I cannot tell you just how excited I was (and just HOW jealous my poor father was!) to be invited to explore the Rolls-Royce factory in Goodwood, ahead of their exciting exhibition, ‘Inside Rolls-Royce,’ that opens to the public at the Saatchi Gallery tomorrow.
An epically sprawling, yet peaceful structure designed in 2003 by Nicholas Grimshaw (who also designed the Eden Project), the factory is a brilliant, natural extension of it’s environment, invisible from the road and air, with a roof made of living plants and plenty of natural light pouring into each and every room.
Upon entering the building, you are immediately met with co-founder Henry Royce’s moto displayed across the entrance; 'Take the best that exists and make it better: when it does not exist, design it,' - advice still very much adhered by the current designers and engineers at Goodwood.
After a quick lunch and presentation from Marc Mielau (right), the Head of Marketing at Rolls-Royce, where we heard lots more about the upcoming exhibition but also about the luxury car company’s history, we set off in our beige Rolls-Royce attire (less Burberry, more biology GCSE lab coat!) to commence le grand tour.
With 1500 employees, 20 Rolls-Royce cars are made each day in what I saw to be the most immaculate of factories. On utterly pristine white floors (no grease or oil in sight!) each Ghost and Wraith (the more girl friendly of all the designs) go through 16 stations for 45 minutes a time, and the Phantoms (enormous!!) have 11 stations, each lasting for 2 hours a time. It seemed an almost surgical process, as I witnessed incredible amounts of precision and care taken at each stop along the long assembly line.
With so much to see, and such little time, our more than wonderful guide June thankfully knew her audience, so we spent less time having the inner workings of all the car engines explained to us, and FAR more time spent in the design arena...
With cars well known for their heritage, as well as their sleek and ever-evolving design, detail is everything at Rolls-Royce. Forever pushing boundaries, there is no challenge too small for this company to tackle for their clients and it was fascinating hearing some of the more particular bespoke requests!
From hand painted stripes on cars (performed in the factory using squirrel haired brushes by a single artisan and his steady hand – WOW! Imagine THAT pressure?!) and customized, non traditional paint jobs (once to match a lady’s much-loved red setter dog, another her pink Chanel lipstick - above!) to hand stitched embroidery, in-built microwaves (for hand towels, duh!), champagne chillers (naturally!), detailed wood, diamond (yup!) and mother of pearl door (below left) designs and twinkly lit, fibre-optic star light head liners (below right). This factory really can, rather effortlessly, make your every fantasy car wish come true!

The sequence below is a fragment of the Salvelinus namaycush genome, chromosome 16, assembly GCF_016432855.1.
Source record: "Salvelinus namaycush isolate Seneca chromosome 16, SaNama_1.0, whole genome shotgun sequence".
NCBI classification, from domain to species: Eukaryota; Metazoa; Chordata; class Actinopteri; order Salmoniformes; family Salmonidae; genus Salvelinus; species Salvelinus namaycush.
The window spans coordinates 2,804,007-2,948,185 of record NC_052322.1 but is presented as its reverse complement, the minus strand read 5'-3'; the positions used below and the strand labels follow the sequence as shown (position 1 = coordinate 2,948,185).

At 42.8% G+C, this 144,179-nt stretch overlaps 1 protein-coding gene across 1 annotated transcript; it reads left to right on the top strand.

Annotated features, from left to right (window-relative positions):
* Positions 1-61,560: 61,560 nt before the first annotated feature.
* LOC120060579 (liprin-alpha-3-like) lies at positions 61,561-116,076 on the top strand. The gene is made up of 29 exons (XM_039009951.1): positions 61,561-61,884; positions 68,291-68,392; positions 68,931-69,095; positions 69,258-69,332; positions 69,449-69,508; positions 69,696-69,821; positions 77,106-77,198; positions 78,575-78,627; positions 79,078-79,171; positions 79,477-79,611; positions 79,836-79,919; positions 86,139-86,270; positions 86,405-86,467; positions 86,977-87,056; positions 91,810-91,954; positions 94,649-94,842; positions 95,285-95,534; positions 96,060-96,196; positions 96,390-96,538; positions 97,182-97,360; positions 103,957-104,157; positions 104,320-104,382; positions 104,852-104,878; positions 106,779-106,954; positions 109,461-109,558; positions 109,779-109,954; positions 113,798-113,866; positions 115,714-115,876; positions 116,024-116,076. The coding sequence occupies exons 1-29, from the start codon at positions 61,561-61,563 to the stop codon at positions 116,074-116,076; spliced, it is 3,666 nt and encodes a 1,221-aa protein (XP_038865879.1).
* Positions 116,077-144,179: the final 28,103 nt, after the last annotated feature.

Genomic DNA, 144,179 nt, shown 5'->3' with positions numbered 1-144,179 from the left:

Above: Large, super soft and colourful leather hides hang, ready to be stretched, then traced and eventually lazer cut in particular patterns for various car seats.
I did not find it particularly surprising, given the absolute treasures inside, to find that as our tour finished there was a giant rainbow outside, its end landing at the exact foot of the factory...
After the tour I was allowed to take a Rolls-Royce out for a wee test drive… It's a tough job buuuut...
Driving through the beautiful countryside roads of Sussex in quite possibly the PIMPEST car possible was pretty extraordinary! I was a little nervous at first, although smaller and sportier than the Ghost and the Phantom, the Wraith is still considerably bigger (and just a taaaad more expensive) than the lil’bumper car I roll around town in! Soon, I was completely in the swing of things and only wished the drive had lasted longer (or my family, who were terribly worried for the CAR’s safety) had seen me!
After such an amazing afternoon, I am really looking forward to attending the ‘Inside Rolls-Royce’ exhibition at the Saatchi Gallery later this week, ahead of its world tour. With complimentary entry, the public can expect a multi-sensory journey, spread across nine rooms, giving an amazing insight into the world-renowned engineering, design, craftsmanship and remarkable lengths required to create the world’s pinnacle super-luxury car. I am particularly excited to visit the room where you can, for a brief time, transform into the iconic Spirit of Ecstasy (the ethereal statuette that adorns the front of every Rolls-Royce) on a video wall in a beautiful light particle animation.
‘Inside Rolls Royce’ at the Saatchi Gallery: 13 November until 16 November.